The truth is there's something about Jamaica. It isn't just that so many parents or grandparents left the island for the UK as part of the "Windrush generation" in the 1950s and '60s as well as the U.S. it's impossible not to feel a vicarious kinship at least. Our histories and cultures are blended with drops of a familiar taste. Whatever your thing is, there's some corner of this lovely island that will cater for it; and if embarrassments do occur in Paradise, you can take them on the chin. Checking into accommodations has an element of 'don't ask, don't tell' about it, particularly when it comes to double beds that's reminiscent of the experience here not that long ago. In a smart hotel in Kingston the staff insisted my partner and I would be more comfortable in twin beds, my partner demanded a king: He won, while I tried to look unconcerned either way. By contrast the ravishing Geejam Hotel near Port Antonio has seen everything and accepts everything with a discreet and unmistakably Jamaican smile. On one of those cool bamboo raft trips down the Rio Grande, which was local Hollywood legend Errol Flynn's favorite R & R, our pilot asked us if we were brothers: It seemed sensible to agree on "just friends" and do penance to the god of love afterwards. When we stopped for lunch on a beach, where "the best cook in Jamaica" had prepared a meal of spicy crayfish cooked in coconut milk, if she didn't believe the "just friends" story, it made no difference: She smiled appreciatively while one abomination devoured another. In a restaurant in Kingston, where the steak was jaw-achingly mouth-watering, our gay instincts were revealed when we asked if they had a cookbook. They laughed. All was sweet.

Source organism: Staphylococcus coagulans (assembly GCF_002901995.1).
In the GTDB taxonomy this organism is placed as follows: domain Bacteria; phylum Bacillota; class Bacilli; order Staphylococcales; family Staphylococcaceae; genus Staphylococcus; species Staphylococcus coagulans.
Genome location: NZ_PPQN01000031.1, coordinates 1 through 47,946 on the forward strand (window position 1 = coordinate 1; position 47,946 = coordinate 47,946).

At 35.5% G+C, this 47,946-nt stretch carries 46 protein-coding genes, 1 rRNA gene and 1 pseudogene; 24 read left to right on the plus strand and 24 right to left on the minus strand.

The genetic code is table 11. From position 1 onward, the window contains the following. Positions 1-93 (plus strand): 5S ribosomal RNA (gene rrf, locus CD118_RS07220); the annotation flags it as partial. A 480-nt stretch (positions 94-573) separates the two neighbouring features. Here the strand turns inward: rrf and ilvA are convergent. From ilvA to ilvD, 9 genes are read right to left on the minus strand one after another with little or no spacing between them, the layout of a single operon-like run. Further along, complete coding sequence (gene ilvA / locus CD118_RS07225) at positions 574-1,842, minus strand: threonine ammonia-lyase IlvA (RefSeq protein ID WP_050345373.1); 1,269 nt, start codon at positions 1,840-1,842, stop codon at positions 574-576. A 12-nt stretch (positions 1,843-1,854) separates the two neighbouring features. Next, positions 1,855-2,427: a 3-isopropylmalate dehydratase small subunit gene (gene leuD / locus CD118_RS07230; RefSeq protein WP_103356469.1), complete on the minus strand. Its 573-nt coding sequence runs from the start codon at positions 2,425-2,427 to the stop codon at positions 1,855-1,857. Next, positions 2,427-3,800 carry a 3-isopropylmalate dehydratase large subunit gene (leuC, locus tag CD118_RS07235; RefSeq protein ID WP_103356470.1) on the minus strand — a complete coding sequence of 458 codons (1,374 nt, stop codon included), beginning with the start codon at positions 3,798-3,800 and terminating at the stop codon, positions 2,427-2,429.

Signs have even emerged that reggae is beginning to peel off its hoary old skin. "The isle is full of noises, sounds and sweet airs that give delight and don't hurt," muses Caliban, the outcast in Shakespeare's The Tempest. Well, today if you're gay, not all Jamaican music hurts either. Last year Mista Majah P popped his head above the parapet to bring out an album of anti-homophobic tracks called Tolerance. He isn't gay -- straight but not narrow -- but another singer, Diana King, has come out on her Facebook page in what is probably one of the most profound and moving posts ever seen on that medium. Out Caribbean artist Nhojj in 2009 topped the MTV charts with his sweetest of sweet voices singing an overtly same-sex love song. Even arch-homophobe Beenie Man's opinions have apparently "evolved" enough to merit an apology.

LGBT exiles want one day to return to Jamaica, not the Jamaica of their terrified youth, but one which is more at peace with itself, one where politicians and public officials won't use them as a convenient whipping boy for the failures of corruption, one where pulpit panderers can't hide behind a gloss of religiosity, one where everyone, gay or straight, can enjoy the protection of the law. They don't have it yet. Violence against local gay men and lesbians continues unchecked, with three incidents in as many weeks recently, including a double murder. And why is this so? Tradition? Christ? A misplaced morality that is in fact immoral?

In a private garden in Kingston a meeting was being addressed by a well-known Jamaican activist. A young man, barely out of his teens, asked the speaker if the wider world knew that they, as gay Jamaicans, even existed. Initiatives such as the legal challenge to Jamaica's anti-gay laws and Simpson Miller's yet-to-be-realized policy shift, as well as courageous statements by high-profile Jamaican stars like Diana King, indicate that the wider world does know and cares enough to speak out about the bloody miseries of criminalization. One day soon we may all come to reconsider our relationship with this tremendous, troubled isle.